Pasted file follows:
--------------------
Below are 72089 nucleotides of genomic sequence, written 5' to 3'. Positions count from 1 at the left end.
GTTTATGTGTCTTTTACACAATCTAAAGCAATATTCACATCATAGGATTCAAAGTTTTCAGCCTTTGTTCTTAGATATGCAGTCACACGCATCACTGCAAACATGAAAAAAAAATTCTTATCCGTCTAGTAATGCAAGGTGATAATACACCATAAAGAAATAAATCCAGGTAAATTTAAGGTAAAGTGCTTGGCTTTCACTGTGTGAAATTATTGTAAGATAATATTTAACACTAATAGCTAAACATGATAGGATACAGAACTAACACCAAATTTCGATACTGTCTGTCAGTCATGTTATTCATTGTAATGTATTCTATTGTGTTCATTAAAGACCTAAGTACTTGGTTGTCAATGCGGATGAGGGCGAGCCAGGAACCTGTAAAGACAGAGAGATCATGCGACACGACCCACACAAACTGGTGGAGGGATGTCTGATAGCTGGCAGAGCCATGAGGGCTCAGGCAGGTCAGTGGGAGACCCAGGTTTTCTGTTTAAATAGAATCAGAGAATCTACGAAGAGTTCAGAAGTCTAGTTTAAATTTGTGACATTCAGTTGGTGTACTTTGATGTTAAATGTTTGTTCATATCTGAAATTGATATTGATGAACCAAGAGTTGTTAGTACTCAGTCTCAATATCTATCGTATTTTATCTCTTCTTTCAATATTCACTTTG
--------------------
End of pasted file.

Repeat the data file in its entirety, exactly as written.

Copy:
Below are 72089 nucleotides of genomic sequence, written 5' to 3'. Positions count from 1 at the left end.
GTTTATGTGTCTTTTACACAATCTAAAGCAATATTCACATCATAGGATTCAAAGTTTTCAGCCTTTGTTCTTAGATATGCAGTCACACGCATCACTGCAAACATGAAAAAAAAATTCTTATCCGTCTAGTAATGCAAGGTGATAATACACCATAAAGAAATAAATCCAGGTAAATTTAAGGTAAAGTGCTTGGCTTTCACTGTGTGAAATTATTGTAAGATAATATTTAACACTAATAGCTAAACATGATAGGATACAGAACTAACACCAAATTTCGATACTGTCTGTCAGTCATGTTATTCATTGTAATGTATTCTATTGTGTTCATTAAAGACCTAAGTACTTGGTTGTCAATGCGGATGAGGGCGAGCCAGGAACCTGTAAAGACAGAGAGATCATGCGACACGACCCACACAAACTGGTGGAGGGATGTCTGATAGCTGGCAGAGCCATGAGGGCTCAGGCAGGTCAGTGGGAGACCCAGGTTTTCTGTTTAAATAGAATCAGAGAATCTACGAAGAGTTCAGAAGTCTAGTTTAAATTTGTGACATTCAGTTGGTGTACTTTGATGTTAAATGTTTGTTCATATCTGAAATTGATATTGATGAACCAAGAGTTGTTAGTACTCAGTCTCAATATCTATCGTATTTTATCTCTTCTTTCAATATTCACTTTG